Mapping the Ins and Outs of Migration | The Wandering Eye | Bend | The Source Weekly - Bend, Oregon
The Source Weekly’s reporting is made possible by the power of your support. Be a part of it!
Pin It

Mapping the Ins and Outs of Migration 

Forbes magazine has posted a fascinating interactive map showing, county by county, where Americans moved to and where they moved from. One rather surprising fact: More people still seemed to be moving into Central Oregon than out of it – at least as of 2008.

The map indicates out-migration by lines in shades of red, with darker shades indicating more people moving out. In-migration is shown bylines in shades of gray to black; again, the darker the shade, the more people moving in.

I didn’t count all the lines, but Deschutes County appears to have a lot more gray or black ones than pink or red ones. Most of the in-migrants came from (surprise, surprise) the Los Angeles and San Francisco areas; the Portland area and the Willamette Valley also contributed quite a few.

People moving out of the county mostly headed north and east, to Washington, Idaho and Montana. We’re not talking about big numbers – only about 30 to 50 moved to most other counties. On the other hand, 365 people moved to Deschutes from California’s Orange County and San Diego County alone in 2008.

Crook and Jefferson Counties showed little in- or out-migration during the year, almost all of it involving moves within Oregon.

As I said earlier, the map is based on data for 2008, which was before the economy here had totally tanked. It would be fun to look at more recent patterns.

The map casts some doubt on the theory that higher tax rates cause higher-income people to flee a state en masse. The Economist (hardly a “socialist” rag) takes a look at the map and concludes that the picture is much more complicated.

Migration patterns between California (a notorious tax hell, according to conservatives) and Texas, which has no personal income tax, illustrate the point.

“If we look at movements between Santa Clara County and Harris County (the heart of Houston and one of the fastest growing large counties in the country) we see that in 2008 478 people moved from Santa Clara to Harris while just 331 moved in the opposite direction,” The Economist observes. “But the average income of those moving from Houston to Silicon Valley was $10,000 higher than that of those moving in the other direction. This dynamic plays out across a number of rapidly growing, low cost Sunbelt locations.”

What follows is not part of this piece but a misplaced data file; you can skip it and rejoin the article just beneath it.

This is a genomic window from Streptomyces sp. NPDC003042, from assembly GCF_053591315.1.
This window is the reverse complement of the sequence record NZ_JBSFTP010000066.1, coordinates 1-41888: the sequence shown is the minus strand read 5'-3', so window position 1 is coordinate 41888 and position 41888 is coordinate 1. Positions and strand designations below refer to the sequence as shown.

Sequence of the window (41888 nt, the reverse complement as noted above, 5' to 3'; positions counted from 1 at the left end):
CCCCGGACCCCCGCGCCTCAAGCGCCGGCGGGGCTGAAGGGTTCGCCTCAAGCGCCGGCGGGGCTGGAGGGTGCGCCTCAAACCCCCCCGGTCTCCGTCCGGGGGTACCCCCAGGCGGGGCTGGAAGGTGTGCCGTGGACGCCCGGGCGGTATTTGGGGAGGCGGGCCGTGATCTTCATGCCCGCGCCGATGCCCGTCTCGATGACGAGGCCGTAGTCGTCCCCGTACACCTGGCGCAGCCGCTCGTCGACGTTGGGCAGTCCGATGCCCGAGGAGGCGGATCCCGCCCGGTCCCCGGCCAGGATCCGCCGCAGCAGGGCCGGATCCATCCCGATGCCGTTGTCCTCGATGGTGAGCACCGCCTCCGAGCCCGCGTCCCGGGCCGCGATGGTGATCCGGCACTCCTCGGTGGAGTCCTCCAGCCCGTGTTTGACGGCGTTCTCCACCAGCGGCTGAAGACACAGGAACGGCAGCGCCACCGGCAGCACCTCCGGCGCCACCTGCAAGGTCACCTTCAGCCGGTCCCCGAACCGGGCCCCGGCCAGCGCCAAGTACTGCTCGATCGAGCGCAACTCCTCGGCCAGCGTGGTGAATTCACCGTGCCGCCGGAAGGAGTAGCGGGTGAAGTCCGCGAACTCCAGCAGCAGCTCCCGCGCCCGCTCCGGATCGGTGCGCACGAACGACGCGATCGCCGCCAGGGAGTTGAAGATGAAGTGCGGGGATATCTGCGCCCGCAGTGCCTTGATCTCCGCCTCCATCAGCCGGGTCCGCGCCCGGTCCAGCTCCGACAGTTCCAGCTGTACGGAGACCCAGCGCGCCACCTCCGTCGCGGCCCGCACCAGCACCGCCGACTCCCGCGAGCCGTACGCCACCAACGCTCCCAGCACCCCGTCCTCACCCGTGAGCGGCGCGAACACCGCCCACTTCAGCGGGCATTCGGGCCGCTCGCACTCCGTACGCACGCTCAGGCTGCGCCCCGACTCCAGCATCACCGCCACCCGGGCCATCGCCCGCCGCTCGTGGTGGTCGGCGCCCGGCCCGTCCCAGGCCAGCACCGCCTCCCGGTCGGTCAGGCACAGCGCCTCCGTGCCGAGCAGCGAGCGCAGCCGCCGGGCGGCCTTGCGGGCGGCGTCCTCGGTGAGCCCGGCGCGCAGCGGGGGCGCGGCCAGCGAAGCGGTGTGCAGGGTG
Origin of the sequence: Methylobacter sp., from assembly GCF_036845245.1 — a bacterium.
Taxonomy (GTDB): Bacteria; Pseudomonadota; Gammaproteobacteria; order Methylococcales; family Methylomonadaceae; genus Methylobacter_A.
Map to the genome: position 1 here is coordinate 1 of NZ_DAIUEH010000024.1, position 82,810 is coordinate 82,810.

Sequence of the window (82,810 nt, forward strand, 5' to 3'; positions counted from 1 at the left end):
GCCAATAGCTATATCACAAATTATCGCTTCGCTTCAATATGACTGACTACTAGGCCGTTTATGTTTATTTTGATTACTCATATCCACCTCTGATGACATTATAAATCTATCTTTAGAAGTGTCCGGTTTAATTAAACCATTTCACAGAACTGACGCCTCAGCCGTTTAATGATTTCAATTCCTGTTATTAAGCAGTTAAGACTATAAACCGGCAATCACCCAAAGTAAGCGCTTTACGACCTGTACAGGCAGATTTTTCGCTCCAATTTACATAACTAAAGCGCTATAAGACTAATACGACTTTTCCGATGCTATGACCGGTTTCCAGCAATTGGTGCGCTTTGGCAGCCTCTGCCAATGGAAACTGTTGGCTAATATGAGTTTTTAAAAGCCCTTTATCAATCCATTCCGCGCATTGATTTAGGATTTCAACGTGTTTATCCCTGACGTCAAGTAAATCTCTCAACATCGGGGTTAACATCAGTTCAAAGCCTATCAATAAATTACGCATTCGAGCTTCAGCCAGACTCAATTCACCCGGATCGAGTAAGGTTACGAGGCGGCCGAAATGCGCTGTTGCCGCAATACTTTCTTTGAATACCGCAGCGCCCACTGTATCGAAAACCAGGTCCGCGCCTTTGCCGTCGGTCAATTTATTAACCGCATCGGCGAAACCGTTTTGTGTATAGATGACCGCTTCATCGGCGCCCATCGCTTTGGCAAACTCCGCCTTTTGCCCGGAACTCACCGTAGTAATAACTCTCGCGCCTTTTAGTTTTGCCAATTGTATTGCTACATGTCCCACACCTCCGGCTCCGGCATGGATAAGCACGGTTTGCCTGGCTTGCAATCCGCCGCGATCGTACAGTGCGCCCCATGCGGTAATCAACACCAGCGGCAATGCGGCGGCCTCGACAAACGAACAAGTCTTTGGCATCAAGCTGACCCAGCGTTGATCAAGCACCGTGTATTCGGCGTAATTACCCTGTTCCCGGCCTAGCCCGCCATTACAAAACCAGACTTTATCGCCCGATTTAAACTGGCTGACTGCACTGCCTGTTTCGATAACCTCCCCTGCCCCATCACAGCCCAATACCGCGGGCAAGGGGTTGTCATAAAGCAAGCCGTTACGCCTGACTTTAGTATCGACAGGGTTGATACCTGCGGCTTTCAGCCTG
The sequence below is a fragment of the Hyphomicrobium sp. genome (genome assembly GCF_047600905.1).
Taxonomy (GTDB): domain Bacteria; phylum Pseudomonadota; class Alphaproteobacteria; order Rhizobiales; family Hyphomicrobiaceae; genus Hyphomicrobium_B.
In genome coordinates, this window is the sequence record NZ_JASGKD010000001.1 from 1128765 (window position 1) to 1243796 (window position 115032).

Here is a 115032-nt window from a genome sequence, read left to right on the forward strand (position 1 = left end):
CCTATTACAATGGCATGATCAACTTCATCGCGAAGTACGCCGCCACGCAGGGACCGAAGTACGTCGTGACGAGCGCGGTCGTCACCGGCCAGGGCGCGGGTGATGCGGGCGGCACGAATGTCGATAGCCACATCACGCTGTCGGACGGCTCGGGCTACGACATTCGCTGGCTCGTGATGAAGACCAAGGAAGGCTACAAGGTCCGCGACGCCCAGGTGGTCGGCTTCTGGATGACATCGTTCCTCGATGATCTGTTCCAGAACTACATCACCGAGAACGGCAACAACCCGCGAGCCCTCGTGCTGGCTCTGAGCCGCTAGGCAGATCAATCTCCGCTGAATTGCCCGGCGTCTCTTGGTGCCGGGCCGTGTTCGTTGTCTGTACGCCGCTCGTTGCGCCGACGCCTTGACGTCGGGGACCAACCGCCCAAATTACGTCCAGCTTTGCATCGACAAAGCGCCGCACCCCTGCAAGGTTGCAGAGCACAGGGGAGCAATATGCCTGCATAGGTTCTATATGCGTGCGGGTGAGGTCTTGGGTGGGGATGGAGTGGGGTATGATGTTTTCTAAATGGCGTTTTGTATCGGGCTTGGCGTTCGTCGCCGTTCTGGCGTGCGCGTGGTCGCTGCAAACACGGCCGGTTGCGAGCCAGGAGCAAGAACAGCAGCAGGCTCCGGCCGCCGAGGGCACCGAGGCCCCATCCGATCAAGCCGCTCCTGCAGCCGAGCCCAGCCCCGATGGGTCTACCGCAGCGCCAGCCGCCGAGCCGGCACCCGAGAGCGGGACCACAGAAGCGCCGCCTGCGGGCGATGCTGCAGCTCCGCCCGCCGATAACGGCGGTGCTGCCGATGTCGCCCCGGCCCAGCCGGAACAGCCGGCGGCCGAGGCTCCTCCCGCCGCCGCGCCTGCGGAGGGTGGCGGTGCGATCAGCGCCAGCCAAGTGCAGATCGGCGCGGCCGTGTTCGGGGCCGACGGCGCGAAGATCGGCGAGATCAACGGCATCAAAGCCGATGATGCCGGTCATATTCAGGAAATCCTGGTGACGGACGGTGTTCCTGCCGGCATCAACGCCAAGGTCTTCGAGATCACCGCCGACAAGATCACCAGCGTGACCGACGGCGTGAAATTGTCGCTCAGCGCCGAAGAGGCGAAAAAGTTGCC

The income difference was even more pronounced between migrants to and from Silicon Valley and Atlanta, GA, another relatively low-tax state. The average per capita income of those moving to Santa Clara County from Atlanta was $84,000, but the average income of those moving the other way was only $35,000.

“Clearly this complicates the image of the mobile rich fleeing to places with the lowest tax rates,” The Economist concludes.  “Which isn't to say that tax rates aren't a factor in migration decisions. It's simply to note that there are more things to take into account than tax rates.”

Pin It


Subscribe to this thread:

Add a comment

Today | Sun | Mon | Tue | Wed | Thu | Fri
Something Dirty Live

Something Dirty Live - Worthy Brewing

Sat., May 28, 7-9 p.m.
Submitting an event is free and easy.

Newsletter Signup

Get Central Oregon daily news
directly in your inbox

Get Social

Latest in The Wandering Eye

  • Moonshine Magic in Bend Still on the Down Low

    • Aug 9, 2012
    Get ready for our great close-up on the home distilling community out next week in our "Best of" issue. We interviewed a mixed bag of legal and anarchist distillers in Bend to find out why distilling is so very, very against the law in one's home. More »
  • The Eye Wanders Off Into the Sunset

    • Dec 26, 2010
    I’m really sorry to break the bad news to them during this season of peace and goodwill, but after this week the right-wingers in Bend and vicinity won’t have The Wandering Eye to kick around anymore. The decision to stop writing this blog was my own, and it was prompted by several factors. More »
  • DADT, Gay-Bashing and the "Icky-ness" Factor

    • Dec 19, 2010
    For the past week or so, “Zeo” of the NW Republican blog has had his jock strap in a knot over the prospect of Congress repealing the military’s “Don’t Ask Don’t Tell” rule. To hear Zeo tell it, if DADT is repealed and gays are allowed to serve openly in the US military it will mean the end not only of our armed forces but of America, its economic system and civilization in general. More »
  • More »

More by The Source Staff

Want to advertise with us?

For info on print and digital advertising, >> Click Here

© 2022 LAY IT OUT INC | 704 NW GEORGIA AVE, BEND, OREGON 97703  |   Privacy Policy

Website powered by Foundation